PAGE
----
• It reduces phone calls to a bare minimum. Once I set up vCita, clients practically stopped calling me, but sales and client satisfaction were at least as high as before.

This is a very spiffy set of features. It’s super convenient for both me and the client to not have to play telephone tag and struggle with our calendars just to set up an appointment.

Online Payments

In addition, vCita allows clients to make online payments, using PayPal or credit/debit cards.

I started out with PayPal (that’s all vCita offered at the time), which allowed clients to pay from their PayPal account or (rather clumsily) by credit card.

Not long ago, they also started offering credit card payments through Stripe, which has a much simpler and easier-to-use interface. My clients like that! Read More...

Doctors as Referral Sources

Doctors are an excellent source of referrals for unlicensed and alternative practitionersSome people believe that there’s a big war going on between conventional and complementary and alternative medicine. But I have news for you: the war’s over!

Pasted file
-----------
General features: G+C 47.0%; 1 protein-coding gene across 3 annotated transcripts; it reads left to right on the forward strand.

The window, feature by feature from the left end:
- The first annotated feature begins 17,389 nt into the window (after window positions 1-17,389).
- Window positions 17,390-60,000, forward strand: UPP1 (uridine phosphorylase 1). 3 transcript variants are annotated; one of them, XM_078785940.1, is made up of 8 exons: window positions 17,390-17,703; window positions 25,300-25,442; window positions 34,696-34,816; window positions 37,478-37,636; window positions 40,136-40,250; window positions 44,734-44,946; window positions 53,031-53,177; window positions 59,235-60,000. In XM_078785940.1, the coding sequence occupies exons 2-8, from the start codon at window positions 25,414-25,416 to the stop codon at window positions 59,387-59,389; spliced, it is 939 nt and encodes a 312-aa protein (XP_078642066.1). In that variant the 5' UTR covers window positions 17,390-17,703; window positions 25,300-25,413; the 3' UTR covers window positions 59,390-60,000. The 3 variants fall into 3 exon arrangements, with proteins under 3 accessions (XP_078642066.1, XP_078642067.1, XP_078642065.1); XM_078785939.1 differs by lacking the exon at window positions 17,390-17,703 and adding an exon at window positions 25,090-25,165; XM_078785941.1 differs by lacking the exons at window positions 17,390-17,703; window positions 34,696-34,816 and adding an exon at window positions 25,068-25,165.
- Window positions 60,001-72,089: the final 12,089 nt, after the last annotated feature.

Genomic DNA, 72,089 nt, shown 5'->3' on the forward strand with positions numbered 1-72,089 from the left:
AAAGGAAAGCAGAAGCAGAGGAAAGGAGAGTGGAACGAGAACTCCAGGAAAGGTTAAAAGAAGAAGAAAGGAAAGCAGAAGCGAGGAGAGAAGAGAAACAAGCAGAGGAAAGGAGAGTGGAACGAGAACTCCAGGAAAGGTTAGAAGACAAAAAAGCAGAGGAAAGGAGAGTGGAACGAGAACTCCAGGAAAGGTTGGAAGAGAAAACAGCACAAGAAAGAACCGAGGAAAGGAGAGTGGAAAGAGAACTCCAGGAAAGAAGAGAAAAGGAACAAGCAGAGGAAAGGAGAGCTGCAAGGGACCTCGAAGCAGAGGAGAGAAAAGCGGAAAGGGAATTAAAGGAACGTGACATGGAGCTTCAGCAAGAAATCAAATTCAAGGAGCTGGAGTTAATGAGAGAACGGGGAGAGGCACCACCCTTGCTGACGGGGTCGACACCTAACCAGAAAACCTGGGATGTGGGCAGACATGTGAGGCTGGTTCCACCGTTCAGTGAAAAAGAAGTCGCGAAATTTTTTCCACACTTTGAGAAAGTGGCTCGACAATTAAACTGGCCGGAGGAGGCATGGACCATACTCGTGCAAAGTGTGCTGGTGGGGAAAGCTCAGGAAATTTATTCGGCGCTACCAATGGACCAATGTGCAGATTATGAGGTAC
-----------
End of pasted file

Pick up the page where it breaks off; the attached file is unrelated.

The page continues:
Physicians now routinely recommend complementary and alternative medicine to their patients. No, I didn’t say, “they roll their eyes, but they’ve given up arguing.” I said they “routinely recommend.” The doctor brings the topic up. The doctor makes the pitch. The doctor refers patients to specific practitioners — if they know any good ones.

To paraphrase an article in JAMA Internal Medicine from March 9, 2011, When Conventional Medical Providers Recommend Unconventional Medicine: Results of a National Study:

In a 2007 study including 23,393 respondents, 2.9% answered “yes” when asked if they had used a mind-body therapist in the last 12 months because it was recommended by a health provider. Extrapolated to the whole US population, that’s 6.4 million successful referrals per year. Read More...